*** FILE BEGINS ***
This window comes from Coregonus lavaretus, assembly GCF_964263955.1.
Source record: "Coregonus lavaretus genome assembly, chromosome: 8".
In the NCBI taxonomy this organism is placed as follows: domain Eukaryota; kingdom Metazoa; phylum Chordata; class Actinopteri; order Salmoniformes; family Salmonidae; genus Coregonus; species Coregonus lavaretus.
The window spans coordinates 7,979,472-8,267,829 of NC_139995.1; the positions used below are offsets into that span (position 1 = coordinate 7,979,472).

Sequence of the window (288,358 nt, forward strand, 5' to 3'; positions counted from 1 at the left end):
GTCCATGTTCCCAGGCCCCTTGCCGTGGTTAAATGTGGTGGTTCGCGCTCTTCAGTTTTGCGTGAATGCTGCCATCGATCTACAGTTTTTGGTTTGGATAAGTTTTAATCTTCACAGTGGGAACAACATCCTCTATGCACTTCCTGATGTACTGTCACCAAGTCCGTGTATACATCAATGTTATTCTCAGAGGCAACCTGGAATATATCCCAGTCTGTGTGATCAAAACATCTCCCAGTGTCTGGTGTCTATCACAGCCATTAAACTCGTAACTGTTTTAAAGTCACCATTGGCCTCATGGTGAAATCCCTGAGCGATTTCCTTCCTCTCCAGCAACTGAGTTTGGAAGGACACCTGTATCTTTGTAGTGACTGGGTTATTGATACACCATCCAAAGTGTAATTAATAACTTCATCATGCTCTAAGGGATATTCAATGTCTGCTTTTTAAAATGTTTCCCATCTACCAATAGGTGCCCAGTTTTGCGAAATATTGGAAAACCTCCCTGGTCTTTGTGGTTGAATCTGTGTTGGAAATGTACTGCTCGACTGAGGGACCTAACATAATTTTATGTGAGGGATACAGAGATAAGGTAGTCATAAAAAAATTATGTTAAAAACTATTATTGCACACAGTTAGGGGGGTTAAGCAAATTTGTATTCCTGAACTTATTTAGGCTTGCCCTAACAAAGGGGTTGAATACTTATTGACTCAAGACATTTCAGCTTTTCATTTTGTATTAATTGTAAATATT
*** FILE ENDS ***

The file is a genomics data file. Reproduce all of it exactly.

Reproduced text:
This window comes from Coregonus lavaretus, assembly GCF_964263955.1.
Source record: "Coregonus lavaretus genome assembly, chromosome: 8".
In the NCBI taxonomy this organism is placed as follows: domain Eukaryota; kingdom Metazoa; phylum Chordata; class Actinopteri; order Salmoniformes; family Salmonidae; genus Coregonus; species Coregonus lavaretus.
The window spans coordinates 7,979,472-8,267,829 of NC_139995.1; the positions used below are offsets into that span (position 1 = coordinate 7,979,472).

Sequence of the window (288,358 nt, forward strand, 5' to 3'; positions counted from 1 at the left end):
GTCCATGTTCCCAGGCCCCTTGCCGTGGTTAAATGTGGTGGTTCGCGCTCTTCAGTTTTGCGTGAATGCTGCCATCGATCTACAGTTTTTGGTTTGGATAAGTTTTAATCTTCACAGTGGGAACAACATCCTCTATGCACTTCCTGATGTACTGTCACCAAGTCCGTGTATACATCAATGTTATTCTCAGAGGCAACCTGGAATATATCCCAGTCTGTGTGATCAAAACATCTCCCAGTGTCTGGTGTCTATCACAGCCATTAAACTCGTAACTGTTTTAAAGTCACCATTGGCCTCATGGTGAAATCCCTGAGCGATTTCCTTCCTCTCCAGCAACTGAGTTTGGAAGGACACCTGTATCTTTGTAGTGACTGGGTTATTGATACACCATCCAAAGTGTAATTAATAACTTCATCATGCTCTAAGGGATATTCAATGTCTGCTTTTTAAAATGTTTCCCATCTACCAATAGGTGCCCAGTTTTGCGAAATATTGGAAAACCTCCCTGGTCTTTGTGGTTGAATCTGTGTTGGAAATGTACTGCTCGACTGAGGGACCTAACATAATTTTATGTGAGGGATACAGAGATAAGGTAGTCATAAAAAAATTATGTTAAAAACTATTATTGCACACAGTTAGGGGGGTTAAGCAAATTTGTATTCCTGAACTTATTTAGGCTTGCCCTAACAAAGGGGTTGAATACTTATTGACTCAAGACATTTCAGCTTTTCATTTTGTATTAATTGTAAATATT